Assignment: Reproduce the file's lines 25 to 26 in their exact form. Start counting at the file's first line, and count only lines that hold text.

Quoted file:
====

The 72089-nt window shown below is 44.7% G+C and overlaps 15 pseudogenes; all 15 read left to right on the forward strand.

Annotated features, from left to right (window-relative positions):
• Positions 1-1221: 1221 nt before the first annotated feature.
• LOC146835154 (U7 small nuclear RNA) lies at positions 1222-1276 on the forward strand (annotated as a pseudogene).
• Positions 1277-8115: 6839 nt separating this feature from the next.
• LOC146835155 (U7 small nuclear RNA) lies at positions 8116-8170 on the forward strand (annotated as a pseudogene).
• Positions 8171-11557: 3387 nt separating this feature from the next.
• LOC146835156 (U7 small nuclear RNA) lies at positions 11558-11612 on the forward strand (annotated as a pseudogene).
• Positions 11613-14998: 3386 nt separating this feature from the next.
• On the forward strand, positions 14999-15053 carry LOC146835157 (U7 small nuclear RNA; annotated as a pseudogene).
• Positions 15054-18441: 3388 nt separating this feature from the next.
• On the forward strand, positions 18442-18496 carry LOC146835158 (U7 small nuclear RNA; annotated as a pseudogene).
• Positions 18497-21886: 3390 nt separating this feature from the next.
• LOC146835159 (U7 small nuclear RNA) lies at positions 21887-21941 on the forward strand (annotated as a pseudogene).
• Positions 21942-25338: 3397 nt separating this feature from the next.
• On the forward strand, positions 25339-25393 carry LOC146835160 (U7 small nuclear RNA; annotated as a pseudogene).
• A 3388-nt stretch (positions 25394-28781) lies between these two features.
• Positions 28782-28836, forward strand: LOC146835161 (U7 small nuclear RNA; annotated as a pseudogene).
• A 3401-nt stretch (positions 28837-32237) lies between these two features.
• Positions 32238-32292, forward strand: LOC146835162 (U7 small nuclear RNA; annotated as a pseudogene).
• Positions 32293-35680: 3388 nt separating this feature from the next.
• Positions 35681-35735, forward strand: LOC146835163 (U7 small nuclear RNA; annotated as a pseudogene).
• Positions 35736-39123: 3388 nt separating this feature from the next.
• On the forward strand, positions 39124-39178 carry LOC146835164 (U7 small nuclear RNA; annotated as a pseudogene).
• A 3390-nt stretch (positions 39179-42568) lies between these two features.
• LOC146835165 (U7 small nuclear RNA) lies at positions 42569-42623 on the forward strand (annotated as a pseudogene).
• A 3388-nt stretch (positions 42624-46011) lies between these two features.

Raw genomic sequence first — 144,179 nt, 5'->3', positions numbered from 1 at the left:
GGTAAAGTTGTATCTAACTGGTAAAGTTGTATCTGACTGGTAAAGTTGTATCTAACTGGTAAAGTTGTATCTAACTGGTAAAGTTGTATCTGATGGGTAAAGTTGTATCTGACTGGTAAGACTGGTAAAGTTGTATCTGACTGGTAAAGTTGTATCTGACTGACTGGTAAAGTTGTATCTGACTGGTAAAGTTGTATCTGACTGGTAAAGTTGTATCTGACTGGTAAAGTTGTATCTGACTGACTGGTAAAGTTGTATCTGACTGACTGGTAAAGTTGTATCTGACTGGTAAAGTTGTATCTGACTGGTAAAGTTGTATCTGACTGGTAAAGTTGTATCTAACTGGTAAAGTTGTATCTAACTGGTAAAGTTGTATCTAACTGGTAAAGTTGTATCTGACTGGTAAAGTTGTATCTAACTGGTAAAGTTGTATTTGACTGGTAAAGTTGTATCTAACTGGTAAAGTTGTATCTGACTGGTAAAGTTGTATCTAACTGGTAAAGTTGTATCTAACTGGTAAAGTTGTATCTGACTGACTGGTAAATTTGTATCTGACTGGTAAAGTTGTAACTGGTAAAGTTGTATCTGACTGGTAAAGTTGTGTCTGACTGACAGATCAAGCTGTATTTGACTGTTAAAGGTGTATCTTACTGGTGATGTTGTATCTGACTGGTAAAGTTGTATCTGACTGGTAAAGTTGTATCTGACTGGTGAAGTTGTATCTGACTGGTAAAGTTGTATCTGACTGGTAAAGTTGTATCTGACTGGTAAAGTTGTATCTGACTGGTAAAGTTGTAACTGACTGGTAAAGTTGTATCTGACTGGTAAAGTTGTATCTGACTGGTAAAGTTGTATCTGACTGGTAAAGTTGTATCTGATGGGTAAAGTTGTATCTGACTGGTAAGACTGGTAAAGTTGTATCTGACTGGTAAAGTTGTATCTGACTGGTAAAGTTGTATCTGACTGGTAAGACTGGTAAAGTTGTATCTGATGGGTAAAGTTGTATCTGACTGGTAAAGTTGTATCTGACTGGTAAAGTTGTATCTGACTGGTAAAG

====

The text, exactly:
• A 3390-nt stretch (positions 39179-42568) lies between these two features.
• LOC146835165 (U7 small nuclear RNA) lies at positions 42569-42623 on the forward strand (annotated as a pseudogene).